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Anton van Leeuwenhoek

Anton van Leeuwenhoek

Anton van Leeuwenhoek (October 24, 1632 - August 26, 1723) was a tradesman and scientist from Delft, in the Netherlands. He is best known for his contribution to improvement of the microscope and his contributions towards the establishment of cell biology. Using his handcrafted microscope he was the first to observe and describe muscle fibres, bacteria, spermatozoa and blood flow in capillaries (small blood vessels).

His name at birth was Thonis Philipszoon. His letters were signed Antoni van Leeuwenhoek. He was probably known as van Leeuwenhoek from a young age because he was born in a house at the corner of Lion's Gate in Delft. Van Leeuwenhoek translates as "from lion's corner".

Van Leeuwenhoek ground over 500 optical lenses during his lifetime. His microscope was used and improved by Christiaan Huygens for his own investigations into microscopy. He was introduced to microscopy by Huygens to observe the quality of the fabrics that he sold. From there, he grew an insatiable interest for the field. He spent his nights studying everything he could and carefully noted his observations. Unfortunately, he only spoke Dutch while the scientific language of the time was Latin. He wrote to Robert Hooke who knew both Dutch and Latin, and Hooke instantly realized the quality and pertinence of Leeuwenhoek's work. Their correspondence was translated by Hooke into Latin and published in the proceedings of the Royal Society.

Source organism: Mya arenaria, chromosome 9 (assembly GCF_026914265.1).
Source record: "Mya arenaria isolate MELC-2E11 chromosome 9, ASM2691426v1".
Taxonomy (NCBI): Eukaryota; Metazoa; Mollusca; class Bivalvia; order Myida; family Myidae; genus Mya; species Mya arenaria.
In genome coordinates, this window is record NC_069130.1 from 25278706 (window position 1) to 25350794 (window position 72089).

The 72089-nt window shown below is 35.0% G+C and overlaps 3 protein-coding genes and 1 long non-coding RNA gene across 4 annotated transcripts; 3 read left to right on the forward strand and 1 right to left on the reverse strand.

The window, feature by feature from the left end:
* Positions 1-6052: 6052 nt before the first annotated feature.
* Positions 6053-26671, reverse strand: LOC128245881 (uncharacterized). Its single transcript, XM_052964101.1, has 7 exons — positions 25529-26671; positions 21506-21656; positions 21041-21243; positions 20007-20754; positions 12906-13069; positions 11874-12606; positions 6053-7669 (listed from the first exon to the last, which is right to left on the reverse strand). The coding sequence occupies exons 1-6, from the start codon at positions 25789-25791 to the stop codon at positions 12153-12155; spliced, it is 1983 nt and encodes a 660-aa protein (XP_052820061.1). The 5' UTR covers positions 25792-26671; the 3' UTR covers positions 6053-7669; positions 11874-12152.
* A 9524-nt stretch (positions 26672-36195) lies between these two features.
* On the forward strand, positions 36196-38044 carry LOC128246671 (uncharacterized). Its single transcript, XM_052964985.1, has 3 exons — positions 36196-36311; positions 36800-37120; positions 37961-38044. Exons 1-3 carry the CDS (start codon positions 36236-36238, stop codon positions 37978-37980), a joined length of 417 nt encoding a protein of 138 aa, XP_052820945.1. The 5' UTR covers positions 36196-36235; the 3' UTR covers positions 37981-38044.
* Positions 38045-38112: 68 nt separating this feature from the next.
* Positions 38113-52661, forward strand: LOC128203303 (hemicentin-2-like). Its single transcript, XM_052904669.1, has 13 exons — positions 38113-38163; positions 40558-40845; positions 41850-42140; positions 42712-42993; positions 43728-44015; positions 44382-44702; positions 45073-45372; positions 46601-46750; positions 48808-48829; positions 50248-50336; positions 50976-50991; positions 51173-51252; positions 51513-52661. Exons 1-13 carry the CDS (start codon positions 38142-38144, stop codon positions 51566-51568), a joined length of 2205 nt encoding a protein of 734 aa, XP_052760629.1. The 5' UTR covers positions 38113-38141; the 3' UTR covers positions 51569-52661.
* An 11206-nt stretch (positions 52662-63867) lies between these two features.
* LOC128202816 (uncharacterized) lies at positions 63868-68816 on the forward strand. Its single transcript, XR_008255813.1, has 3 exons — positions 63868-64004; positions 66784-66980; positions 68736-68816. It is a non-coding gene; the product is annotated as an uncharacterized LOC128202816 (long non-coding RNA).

"No more pleasant sight has met my eye than this of so many thousands of living creatures in one small drop of water..." - Stated after his discovery of the microscopic world over three centuries ago.

He is thought by some to have been the model for Vermeer's painting The Geographer (Stadelsches Kunstinstitut, Frankfurt-am-Main). Vermeer and van Leeuwenhoek were baptised the same month, in the same church. After Vermeer died, van Leeuwenhoek was appointed curator for the financial affairs of Vermeer's widow. This has led some people to believe that the two must have been friends, even though acting as a curator was part of van Leeuwenhoek's job as a chamberlain of Delft.

Van Leeuwenhoek appeared on an unused design for a 10 guilder note done by M.C. Escher in 1951.

The Dutch Royal Academy presents (every 10 years) the Leeuwenhoek medal to the scientist judged to have made the decade's most significant finding in microbiology. This is regarded by microbiologists as the highest honor in their field.

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